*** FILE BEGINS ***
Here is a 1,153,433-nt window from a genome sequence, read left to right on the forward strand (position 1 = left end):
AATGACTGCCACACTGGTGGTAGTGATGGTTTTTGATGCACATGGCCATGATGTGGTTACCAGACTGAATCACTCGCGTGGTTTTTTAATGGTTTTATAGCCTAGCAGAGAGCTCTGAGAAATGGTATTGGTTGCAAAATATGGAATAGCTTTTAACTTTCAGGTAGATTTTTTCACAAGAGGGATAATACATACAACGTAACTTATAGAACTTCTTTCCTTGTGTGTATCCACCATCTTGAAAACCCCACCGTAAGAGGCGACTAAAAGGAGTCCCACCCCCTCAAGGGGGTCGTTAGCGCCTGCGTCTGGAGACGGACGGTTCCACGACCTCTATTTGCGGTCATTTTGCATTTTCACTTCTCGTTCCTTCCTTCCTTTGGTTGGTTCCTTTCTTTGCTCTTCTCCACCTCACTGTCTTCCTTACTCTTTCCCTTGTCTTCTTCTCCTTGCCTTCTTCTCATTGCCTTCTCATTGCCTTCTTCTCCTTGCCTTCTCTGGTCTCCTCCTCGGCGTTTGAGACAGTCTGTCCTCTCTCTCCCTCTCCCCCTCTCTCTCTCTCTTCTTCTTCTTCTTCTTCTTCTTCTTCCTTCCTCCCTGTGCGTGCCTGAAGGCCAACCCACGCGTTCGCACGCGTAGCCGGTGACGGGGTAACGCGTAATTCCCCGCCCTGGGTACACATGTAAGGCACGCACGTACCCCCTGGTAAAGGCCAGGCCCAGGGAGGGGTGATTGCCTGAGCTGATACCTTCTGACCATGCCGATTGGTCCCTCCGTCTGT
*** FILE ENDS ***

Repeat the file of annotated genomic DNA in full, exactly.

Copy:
Here is a 1,153,433-nt window from a genome sequence, read left to right on the forward strand (position 1 = left end):
AATGACTGCCACACTGGTGGTAGTGATGGTTTTTGATGCACATGGCCATGATGTGGTTACCAGACTGAATCACTCGCGTGGTTTTTTAATGGTTTTATAGCCTAGCAGAGAGCTCTGAGAAATGGTATTGGTTGCAAAATATGGAATAGCTTTTAACTTTCAGGTAGATTTTTTCACAAGAGGGATAATACATACAACGTAACTTATAGAACTTCTTTCCTTGTGTGTATCCACCATCTTGAAAACCCCACCGTAAGAGGCGACTAAAAGGAGTCCCACCCCCTCAAGGGGGTCGTTAGCGCCTGCGTCTGGAGACGGACGGTTCCACGACCTCTATTTGCGGTCATTTTGCATTTTCACTTCTCGTTCCTTCCTTCCTTTGGTTGGTTCCTTTCTTTGCTCTTCTCCACCTCACTGTCTTCCTTACTCTTTCCCTTGTCTTCTTCTCCTTGCCTTCTTCTCATTGCCTTCTCATTGCCTTCTTCTCCTTGCCTTCTCTGGTCTCCTCCTCGGCGTTTGAGACAGTCTGTCCTCTCTCTCCCTCTCCCCCTCTCTCTCTCTCTTCTTCTTCTTCTTCTTCTTCTTCTTCCTTCCTCCCTGTGCGTGCCTGAAGGCCAACCCACGCGTTCGCACGCGTAGCCGGTGACGGGGTAACGCGTAATTCCCCGCCCTGGGTACACATGTAAGGCACGCACGTACCCCCTGGTAAAGGCCAGGCCCAGGGAGGGGTGATTGCCTGAGCTGATACCTTCTGACCATGCCGATTGGTCCCTCCGTCTGT